Parental burnout is real. How raising children has led to fatigue among millennial fathers

Becoming a father is among one the most rewarding experiences in a man’s life. Parenting is accompanied by numerous responsibilities, and sometimes issues. While the feeling of fatherhood and its little joys are countless, the challenges of parenting can leave many men exhausted.

When it comes to parental burnout, mothers (and their fatigue and postpartum depression) have been talked about at length. However, men too, experience the stress considering the demanding nature of raising a child.

And the pandemic has not made it easy for many fathers trying to strike a balance between their professional commitments and parental responsibilities, consequently resulting in anxiety and stress. Psychologists, hence, feel that parental burnout has now moved beyond the constraints of gender.

Dr Samir Parikh, Director, Mental Health and Behavioral Sciences, says that one needs to understand that burnout can happen to either of the parents irrespective of gender. “Gender here doesn’t have a context because a parent has multiple roles to play with multiple responsibilities. And, the pressure of making sure that both home, as well as work fronts, are well aligned. Economics, finances, job, house and children have their own needs and need attention. All of this can put a lot of pressure, especially during early parenthood,” says Parikh.

The stress stems from the fact that today’s families are smaller with limited support systems. And, in the early parenting days, parents go through a transition as it’s a new role and responsibility. In an effort to adapt to the new lifestyle with limited support, they tend to take on a lot of pressure leading to eventual burnout. This, according to psychologists, is affecting fathers in equal measure. Many fathers have been experiencing chronic stress, anxiety, and depression.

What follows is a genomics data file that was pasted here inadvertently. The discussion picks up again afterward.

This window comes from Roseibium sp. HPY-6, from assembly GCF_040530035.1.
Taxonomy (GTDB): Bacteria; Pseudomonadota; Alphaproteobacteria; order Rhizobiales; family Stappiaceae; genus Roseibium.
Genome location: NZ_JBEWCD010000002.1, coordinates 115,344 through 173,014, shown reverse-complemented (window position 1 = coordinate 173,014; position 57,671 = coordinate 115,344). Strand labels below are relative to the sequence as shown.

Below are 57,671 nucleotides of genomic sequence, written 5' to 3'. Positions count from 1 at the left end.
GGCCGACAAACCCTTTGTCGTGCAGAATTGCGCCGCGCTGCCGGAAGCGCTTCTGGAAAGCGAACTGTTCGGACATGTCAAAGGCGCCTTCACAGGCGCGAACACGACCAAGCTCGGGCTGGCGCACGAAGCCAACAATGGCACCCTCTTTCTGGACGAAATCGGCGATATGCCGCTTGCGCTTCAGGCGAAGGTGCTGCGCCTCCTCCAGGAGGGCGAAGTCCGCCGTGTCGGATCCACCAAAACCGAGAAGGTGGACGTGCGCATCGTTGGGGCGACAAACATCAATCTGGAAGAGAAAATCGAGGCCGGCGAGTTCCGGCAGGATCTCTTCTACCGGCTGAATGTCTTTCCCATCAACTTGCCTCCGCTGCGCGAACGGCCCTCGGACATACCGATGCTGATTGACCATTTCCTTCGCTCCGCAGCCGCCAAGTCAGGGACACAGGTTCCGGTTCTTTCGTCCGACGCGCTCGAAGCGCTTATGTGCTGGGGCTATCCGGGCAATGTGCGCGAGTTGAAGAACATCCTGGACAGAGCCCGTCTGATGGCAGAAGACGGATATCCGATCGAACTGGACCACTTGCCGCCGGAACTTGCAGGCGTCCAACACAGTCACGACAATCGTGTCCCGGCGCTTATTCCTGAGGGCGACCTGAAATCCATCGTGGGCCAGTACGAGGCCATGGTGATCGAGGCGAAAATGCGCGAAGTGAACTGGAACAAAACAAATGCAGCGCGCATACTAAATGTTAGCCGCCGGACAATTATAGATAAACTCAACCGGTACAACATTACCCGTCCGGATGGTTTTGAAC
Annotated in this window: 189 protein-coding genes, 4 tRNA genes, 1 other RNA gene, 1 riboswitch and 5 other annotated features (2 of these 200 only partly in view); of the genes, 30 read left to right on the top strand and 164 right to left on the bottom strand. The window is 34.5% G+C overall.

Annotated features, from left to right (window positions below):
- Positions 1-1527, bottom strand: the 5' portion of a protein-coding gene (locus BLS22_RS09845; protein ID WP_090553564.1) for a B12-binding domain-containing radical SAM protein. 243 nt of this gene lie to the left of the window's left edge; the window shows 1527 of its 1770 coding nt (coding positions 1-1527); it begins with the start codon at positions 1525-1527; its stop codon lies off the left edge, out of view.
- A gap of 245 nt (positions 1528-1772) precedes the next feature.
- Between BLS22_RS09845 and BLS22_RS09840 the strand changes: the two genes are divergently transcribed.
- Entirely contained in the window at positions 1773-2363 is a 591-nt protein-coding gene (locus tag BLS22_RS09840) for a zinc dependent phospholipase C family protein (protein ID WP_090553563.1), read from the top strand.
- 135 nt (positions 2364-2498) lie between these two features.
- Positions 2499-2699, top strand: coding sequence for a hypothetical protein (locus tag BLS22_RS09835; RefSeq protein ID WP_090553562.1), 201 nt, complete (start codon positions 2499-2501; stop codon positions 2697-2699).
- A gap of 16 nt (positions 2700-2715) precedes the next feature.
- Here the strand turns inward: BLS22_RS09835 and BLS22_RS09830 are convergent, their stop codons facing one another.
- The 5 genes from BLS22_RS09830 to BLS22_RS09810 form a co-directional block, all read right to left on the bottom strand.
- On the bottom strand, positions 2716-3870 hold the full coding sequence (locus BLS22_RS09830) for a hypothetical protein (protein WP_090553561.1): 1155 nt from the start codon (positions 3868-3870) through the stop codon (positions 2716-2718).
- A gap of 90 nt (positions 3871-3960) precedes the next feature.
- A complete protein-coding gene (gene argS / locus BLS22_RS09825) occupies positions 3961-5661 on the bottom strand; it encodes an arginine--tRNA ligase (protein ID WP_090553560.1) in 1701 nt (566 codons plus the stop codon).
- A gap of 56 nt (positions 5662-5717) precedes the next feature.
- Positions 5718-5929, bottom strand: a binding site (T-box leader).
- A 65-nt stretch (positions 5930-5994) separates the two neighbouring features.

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The Imbalance At Home

“With mothers focussing on raising the child, the responsibility of fathers is doubled with additional expectations of turning into the source of constant support. We have to admit that fathers are stressed and they require a support system. A recent study on millennial fathers revealed a 70% increase in the number of stay-at-home dads as compared to 1989. Now, their key role doesn’t restrict to just financially supporting the family, rather they play an active role in being a father and equally contribute towards raising a child,” shared Dr Parul Gairola, Assistant Professor, Clinical Psychology, at Santosh Deemed To Be University.

Fathers have a strong influence on the development and mental health of a child. Various research attests to the fact that warm and friendly father-child relationships have a huge impact on the child’s well-being as well as mental and physical health. All this makes it more important to address parental stress among fathers.

“The stress of running a show with both parents working is very difficult. Thankfully both my parents were at home and were able to make our lives simpler. Although things were not easy, prioritizing helped me manage things better. Besides, I feel fathers are mostly excluded and are rarely acknowledged,” shared Abhinav Srivastava, Lead Business Analyst, Societe General Global Solution Center.

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Pandemic Woes

The pandemic has added to the stress of many fathers across the world. Especially with the shift in work patterns leading to an imbalance in personal time, many fathers have asserted that the pandemic and subsequent lockdowns have aggravated parental burnout.

“The pandemic has been a particularly stressful time. I work in the IT sector and the job entails numerous back-to-back meetings, tight deadlines, and endless Zoom calls. I have twin boys aged 2, and with the office resume for my wife it became extremely difficult working from home and managing the boys. Fatherhood stress is real, and these issues need to be addressed by organizations and support systems,” says Rajdeep Panchal, an IT professional.

Dr Parikh states that the best way to deal with parenting stress is to accept that one is the facilitator of growth. According to Parikh, fathers need to take care of their diets, and relationships with spouses, children and other family members. They need to ensure that they dedicate time to themselves to strike a balance in life.

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